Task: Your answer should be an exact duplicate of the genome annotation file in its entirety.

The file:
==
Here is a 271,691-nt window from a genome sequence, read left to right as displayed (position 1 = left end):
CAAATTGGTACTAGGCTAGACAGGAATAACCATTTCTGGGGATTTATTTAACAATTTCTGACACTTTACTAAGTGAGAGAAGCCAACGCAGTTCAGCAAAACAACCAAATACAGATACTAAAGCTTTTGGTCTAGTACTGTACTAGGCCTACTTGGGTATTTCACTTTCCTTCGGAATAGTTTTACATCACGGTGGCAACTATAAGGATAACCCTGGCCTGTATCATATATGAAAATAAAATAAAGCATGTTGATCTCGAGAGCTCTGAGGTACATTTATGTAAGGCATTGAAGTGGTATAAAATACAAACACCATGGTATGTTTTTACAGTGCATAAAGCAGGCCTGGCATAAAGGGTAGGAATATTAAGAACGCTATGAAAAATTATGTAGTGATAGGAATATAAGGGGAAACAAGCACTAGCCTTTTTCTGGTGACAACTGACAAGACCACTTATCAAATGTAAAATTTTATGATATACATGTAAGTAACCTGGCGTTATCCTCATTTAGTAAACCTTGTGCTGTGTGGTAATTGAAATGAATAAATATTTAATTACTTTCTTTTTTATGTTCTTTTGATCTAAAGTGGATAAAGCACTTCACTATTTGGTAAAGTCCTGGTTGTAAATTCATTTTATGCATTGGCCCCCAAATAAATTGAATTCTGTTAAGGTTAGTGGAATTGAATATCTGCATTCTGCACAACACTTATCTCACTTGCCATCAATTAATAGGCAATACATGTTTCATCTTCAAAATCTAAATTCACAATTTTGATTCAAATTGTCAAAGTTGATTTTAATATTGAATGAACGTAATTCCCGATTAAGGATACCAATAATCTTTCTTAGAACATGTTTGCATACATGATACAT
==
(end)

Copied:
Here is a 271,691-nt window from a genome sequence, read left to right as displayed (position 1 = left end):
CAAATTGGTACTAGGCTAGACAGGAATAACCATTTCTGGGGATTTATTTAACAATTTCTGACACTTTACTAAGTGAGAGAAGCCAACGCAGTTCAGCAAAACAACCAAATACAGATACTAAAGCTTTTGGTCTAGTACTGTACTAGGCCTACTTGGGTATTTCACTTTCCTTCGGAATAGTTTTACATCACGGTGGCAACTATAAGGATAACCCTGGCCTGTATCATATATGAAAATAAAATAAAGCATGTTGATCTCGAGAGCTCTGAGGTACATTTATGTAAGGCATTGAAGTGGTATAAAATACAAACACCATGGTATGTTTTTACAGTGCATAAAGCAGGCCTGGCATAAAGGGTAGGAATATTAAGAACGCTATGAAAAATTATGTAGTGATAGGAATATAAGGGGAAACAAGCACTAGCCTTTTTCTGGTGACAACTGACAAGACCACTTATCAAATGTAAAATTTTATGATATACATGTAAGTAACCTGGCGTTATCCTCATTTAGTAAACCTTGTGCTGTGTGGTAATTGAAATGAATAAATATTTAATTACTTTCTTTTTTATGTTCTTTTGATCTAAAGTGGATAAAGCACTTCACTATTTGGTAAAGTCCTGGTTGTAAATTCATTTTATGCATTGGCCCCCAAATAAATTGAATTCTGTTAAGGTTAGTGGAATTGAATATCTGCATTCTGCACAACACTTATCTCACTTGCCATCAATTAATAGGCAATACATGTTTCATCTTCAAAATCTAAATTCACAATTTTGATTCAAATTGTCAAAGTTGATTTTAATATTGAATGAACGTAATTCCCGATTAAGGATACCAATAATCTTTCTTAGAACATGTTTGCATACATGATACAT